Local comedian mixes it up in Jack’s Place

IAN LACK Reporter

“Okay, my name is Timmy, and I’m a fat, single dad who talks about his wiener on stage. Ladies… ,” said Timmy WIlliams in the opening for his comedy stand-up show, Oct. 15.

As a comedian, Williams claims he does not shy away from tackling what can be considered edgy humor, and that did not change for Williams when he performed stand-up in Jack’s Place at The Union.

Timmy Williams is a comedian from Watertown, S.D. He joined “The Whitest Kids U’Know,” a sketch-comedy group and television series in New York once he moved to the city in 2001.

“I kind of just fell into it,” Williams said. “I didn’t expect to be a part of it, but I just met so many people who did it in New York when I was there and became involved in it that way.”

Williams found experience through trial and error, performing from local bars and theaters. He honed his comedic skills by writing his own material.

“I never went to school for comedy. I think where I really got my comedy chops was through ‘Whitest Kids,’” Williams said. “With comedy, classes can definitely help you be good, but the best way to be a great comedian is to just get out there and do it.”

Before each stand-up event, Williams prepares a setlist of general topics that he wants to discuss for the show. He refers to this list and offers his comedic spin on these topics, ranging from gun control to religion.

“Timmy’s really funny. I’ve followed him since he was in ‘Whitest Kids.’ Everything he does jumps from topic to topic and it’s hilarious,” said Tyus Beeson who attended the show hosted by the University Program Council. “Especially with his show tonight, he really knows how to keep you on the edge of your seat.”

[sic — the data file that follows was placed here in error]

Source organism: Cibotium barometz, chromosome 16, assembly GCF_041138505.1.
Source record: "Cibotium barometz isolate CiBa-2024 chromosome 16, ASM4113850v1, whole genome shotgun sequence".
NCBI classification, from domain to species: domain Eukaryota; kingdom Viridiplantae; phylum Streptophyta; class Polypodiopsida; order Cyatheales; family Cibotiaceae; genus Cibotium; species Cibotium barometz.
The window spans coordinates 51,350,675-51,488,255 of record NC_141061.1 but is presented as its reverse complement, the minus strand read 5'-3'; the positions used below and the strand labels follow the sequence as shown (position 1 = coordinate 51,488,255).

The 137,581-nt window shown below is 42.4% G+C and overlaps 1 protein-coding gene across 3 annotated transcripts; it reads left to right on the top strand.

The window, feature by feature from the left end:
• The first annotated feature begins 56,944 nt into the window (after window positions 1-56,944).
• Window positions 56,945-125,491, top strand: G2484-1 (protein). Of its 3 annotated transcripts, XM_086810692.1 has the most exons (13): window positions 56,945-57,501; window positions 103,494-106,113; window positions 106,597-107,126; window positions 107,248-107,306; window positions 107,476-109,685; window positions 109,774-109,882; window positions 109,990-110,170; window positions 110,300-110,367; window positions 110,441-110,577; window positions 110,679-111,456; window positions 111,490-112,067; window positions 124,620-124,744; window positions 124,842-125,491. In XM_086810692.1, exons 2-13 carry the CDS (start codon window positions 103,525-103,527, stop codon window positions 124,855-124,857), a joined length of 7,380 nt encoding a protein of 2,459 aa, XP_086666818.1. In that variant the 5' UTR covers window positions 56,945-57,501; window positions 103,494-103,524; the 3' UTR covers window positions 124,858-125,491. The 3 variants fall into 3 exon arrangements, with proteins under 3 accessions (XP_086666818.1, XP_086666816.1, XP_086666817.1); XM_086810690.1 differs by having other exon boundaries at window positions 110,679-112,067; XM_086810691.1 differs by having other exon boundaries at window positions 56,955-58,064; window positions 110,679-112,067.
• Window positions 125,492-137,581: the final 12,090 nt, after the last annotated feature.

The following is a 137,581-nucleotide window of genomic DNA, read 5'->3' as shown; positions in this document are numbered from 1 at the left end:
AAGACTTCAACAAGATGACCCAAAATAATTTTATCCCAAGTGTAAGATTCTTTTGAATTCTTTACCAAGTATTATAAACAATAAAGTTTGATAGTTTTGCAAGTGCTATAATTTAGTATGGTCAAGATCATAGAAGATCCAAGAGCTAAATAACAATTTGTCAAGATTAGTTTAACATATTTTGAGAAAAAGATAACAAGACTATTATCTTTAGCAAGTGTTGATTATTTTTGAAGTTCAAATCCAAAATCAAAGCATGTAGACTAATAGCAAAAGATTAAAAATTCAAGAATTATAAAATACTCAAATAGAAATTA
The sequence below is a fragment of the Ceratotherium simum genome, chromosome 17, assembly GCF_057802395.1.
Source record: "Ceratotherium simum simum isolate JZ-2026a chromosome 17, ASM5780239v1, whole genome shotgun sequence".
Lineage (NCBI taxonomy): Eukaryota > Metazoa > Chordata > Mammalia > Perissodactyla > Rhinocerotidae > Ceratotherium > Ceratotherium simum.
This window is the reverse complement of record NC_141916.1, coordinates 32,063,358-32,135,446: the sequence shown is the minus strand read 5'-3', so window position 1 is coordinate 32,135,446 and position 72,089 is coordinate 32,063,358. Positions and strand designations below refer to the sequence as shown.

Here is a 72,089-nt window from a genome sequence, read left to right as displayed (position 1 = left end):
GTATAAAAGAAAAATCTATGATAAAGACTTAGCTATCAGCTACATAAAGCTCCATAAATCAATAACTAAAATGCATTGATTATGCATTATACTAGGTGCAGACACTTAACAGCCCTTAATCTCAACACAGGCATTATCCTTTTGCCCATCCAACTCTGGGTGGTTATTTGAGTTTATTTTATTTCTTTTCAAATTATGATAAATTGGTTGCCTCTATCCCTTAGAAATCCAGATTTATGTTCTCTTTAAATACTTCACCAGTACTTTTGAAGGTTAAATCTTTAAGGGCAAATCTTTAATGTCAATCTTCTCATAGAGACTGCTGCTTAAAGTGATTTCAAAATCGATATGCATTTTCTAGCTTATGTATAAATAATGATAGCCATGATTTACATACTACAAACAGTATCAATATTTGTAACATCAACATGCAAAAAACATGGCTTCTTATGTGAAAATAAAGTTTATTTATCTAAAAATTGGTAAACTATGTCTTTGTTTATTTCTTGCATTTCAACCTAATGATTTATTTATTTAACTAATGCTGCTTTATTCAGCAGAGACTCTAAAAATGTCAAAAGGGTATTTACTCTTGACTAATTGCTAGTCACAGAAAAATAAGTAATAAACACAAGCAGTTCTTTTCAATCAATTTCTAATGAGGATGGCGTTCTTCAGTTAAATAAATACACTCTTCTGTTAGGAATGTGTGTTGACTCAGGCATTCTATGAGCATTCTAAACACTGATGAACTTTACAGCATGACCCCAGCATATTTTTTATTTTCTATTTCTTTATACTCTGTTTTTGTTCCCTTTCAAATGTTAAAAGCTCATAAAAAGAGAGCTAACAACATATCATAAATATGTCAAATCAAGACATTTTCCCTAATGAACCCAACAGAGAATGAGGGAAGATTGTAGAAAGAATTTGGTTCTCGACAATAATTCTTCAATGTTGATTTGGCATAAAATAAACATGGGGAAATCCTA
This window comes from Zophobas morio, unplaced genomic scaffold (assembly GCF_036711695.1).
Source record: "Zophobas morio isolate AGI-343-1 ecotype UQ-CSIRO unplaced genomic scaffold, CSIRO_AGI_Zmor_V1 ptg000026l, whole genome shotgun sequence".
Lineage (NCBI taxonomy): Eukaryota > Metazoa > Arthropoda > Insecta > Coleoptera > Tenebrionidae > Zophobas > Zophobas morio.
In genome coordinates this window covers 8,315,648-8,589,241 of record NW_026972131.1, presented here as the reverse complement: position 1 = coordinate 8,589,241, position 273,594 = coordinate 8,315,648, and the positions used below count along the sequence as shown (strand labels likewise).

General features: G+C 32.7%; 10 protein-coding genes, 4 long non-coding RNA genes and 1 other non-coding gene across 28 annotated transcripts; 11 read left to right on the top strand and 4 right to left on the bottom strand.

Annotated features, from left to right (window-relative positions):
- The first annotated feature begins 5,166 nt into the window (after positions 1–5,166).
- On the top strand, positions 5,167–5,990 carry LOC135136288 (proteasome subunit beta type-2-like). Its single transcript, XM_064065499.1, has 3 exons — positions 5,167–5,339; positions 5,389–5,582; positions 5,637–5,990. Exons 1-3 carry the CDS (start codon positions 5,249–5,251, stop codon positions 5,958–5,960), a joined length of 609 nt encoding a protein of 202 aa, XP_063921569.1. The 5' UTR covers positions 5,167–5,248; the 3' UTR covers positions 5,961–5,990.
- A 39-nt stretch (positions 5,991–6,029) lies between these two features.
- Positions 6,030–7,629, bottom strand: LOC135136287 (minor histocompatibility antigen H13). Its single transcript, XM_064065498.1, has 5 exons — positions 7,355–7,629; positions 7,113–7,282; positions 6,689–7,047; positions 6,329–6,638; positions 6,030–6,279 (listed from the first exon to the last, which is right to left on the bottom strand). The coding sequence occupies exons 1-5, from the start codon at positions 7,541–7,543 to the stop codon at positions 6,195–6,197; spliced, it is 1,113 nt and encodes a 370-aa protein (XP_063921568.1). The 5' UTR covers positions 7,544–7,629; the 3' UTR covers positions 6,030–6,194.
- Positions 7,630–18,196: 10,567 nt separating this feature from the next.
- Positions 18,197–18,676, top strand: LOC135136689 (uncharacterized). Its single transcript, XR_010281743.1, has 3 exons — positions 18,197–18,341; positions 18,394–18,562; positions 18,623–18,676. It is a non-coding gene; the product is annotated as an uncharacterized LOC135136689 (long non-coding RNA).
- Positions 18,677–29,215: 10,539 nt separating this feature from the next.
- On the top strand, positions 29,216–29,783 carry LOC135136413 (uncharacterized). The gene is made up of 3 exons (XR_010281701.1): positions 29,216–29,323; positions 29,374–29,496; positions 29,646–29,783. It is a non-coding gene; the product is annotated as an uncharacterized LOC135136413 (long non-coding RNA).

Williams’ stand-up sketch ran for about an hour, with the audience laughing throughout as he addressed complicated family issues, drug magazines and even how he wants to die.

UPC entertainment coordinator Brittney McClendon was pleased with the turnout from the event.

“We actually didn’t expect as many people as we had turn up. We had about 175 people cram in here. It was definitely a different vibe than the events we usually set up for,” McClendon said. 

The UPC advertised for the stand-up night in the weeks leading up to the Thursday event with posters and news bulletins around campus.

Williams performed at colleges around the country many times before with “White Kids,” but never stand-up independently.

“I’ve always wanted to do a college [stand-up] show. With stand-up, you get a kind of instant feedback and sometimes an instant gratification for the work you come up with,” Williams said. 

Williams wants aspiring comics to know, “There are a lot of places in the Midwest for comedy. Don’t worry about being edgy or memorable,” he said. “Be yourself. I know that sounds like a self-help book, but that’ll definitely make more you memorable.”